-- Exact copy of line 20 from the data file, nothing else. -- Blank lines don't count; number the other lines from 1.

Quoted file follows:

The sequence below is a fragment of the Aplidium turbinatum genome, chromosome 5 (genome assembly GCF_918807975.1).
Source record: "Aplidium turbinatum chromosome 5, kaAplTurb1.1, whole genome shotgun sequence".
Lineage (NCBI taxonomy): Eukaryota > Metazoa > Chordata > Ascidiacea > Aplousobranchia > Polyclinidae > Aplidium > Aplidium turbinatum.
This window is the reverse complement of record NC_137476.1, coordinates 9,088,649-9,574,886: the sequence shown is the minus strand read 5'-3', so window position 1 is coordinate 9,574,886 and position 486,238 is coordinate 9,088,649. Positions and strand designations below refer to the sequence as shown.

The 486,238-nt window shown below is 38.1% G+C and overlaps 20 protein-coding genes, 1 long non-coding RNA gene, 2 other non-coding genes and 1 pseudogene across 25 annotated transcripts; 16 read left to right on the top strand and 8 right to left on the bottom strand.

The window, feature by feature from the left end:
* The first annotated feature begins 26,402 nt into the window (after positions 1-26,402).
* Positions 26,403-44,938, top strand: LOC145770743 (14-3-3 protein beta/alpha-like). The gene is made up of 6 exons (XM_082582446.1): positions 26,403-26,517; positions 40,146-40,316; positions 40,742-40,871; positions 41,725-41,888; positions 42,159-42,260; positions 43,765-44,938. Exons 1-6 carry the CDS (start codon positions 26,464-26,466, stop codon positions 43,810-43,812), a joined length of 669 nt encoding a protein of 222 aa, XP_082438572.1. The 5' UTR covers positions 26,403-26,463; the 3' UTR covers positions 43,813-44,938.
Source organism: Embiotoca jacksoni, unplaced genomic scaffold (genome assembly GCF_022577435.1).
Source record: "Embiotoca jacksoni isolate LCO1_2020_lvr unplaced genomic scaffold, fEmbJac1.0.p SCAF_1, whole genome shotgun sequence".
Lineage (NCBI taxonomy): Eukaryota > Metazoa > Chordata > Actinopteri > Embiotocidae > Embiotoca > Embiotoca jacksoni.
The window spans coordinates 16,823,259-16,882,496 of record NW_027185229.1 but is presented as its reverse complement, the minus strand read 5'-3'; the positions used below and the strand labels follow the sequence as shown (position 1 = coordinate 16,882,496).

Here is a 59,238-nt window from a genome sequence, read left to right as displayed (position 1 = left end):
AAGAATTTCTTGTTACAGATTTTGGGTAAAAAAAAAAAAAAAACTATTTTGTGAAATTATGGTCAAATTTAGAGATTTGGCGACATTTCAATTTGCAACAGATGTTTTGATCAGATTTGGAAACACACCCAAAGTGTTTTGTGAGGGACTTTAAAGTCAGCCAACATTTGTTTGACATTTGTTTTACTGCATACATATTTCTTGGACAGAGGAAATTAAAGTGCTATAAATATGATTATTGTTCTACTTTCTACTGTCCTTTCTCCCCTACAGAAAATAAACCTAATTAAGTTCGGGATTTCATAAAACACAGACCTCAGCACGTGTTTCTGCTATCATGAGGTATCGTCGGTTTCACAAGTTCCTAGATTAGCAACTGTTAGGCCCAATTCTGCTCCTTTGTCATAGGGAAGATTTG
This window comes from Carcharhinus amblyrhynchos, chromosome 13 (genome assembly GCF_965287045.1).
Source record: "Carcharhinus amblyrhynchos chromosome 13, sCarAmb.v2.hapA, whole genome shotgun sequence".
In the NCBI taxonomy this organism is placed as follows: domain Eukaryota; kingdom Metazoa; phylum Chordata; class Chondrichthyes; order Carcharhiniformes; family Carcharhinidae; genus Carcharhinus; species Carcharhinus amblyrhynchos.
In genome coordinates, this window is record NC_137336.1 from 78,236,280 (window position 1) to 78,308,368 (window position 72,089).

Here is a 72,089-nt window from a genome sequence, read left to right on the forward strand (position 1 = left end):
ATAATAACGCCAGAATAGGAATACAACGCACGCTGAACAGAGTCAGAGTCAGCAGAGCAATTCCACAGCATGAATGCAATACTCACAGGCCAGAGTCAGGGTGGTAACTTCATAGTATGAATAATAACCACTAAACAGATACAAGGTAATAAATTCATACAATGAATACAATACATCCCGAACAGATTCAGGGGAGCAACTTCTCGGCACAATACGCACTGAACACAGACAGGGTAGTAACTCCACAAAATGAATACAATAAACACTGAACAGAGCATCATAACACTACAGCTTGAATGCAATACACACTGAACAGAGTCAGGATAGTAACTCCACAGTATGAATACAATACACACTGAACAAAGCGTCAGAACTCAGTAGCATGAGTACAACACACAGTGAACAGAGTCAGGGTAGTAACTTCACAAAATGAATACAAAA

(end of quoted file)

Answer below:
ATAATAACGCCAGAATAGGAATACAACGCACGCTGAACAGAGTCAGAGTCAGCAGAGCAATTCCACAGCATGAATGCAATACTCACAGGCCAGAGTCAGGGTGGTAACTTCATAGTATGAATAATAACCACTAAACAGATACAAGGTAATAAATTCATACAATGAATACAATACATCCCGAACAGATTCAGGGGAGCAACTTCTCGGCACAATACGCACTGAACACAGACAGGGTAGTAACTCCACAAAATGAATACAATAAACACTGAACAGAGCATCATAACACTACAGCTTGAATGCAATACACACTGAACAGAGTCAGGATAGTAACTCCACAGTATGAATACAATACACACTGAACAAAGCGTCAGAACTCAGTAGCATGAGTACAACACACAGTGAACAGAGTCAGGGTAGTAACTTCACAAAATGAATACAAAA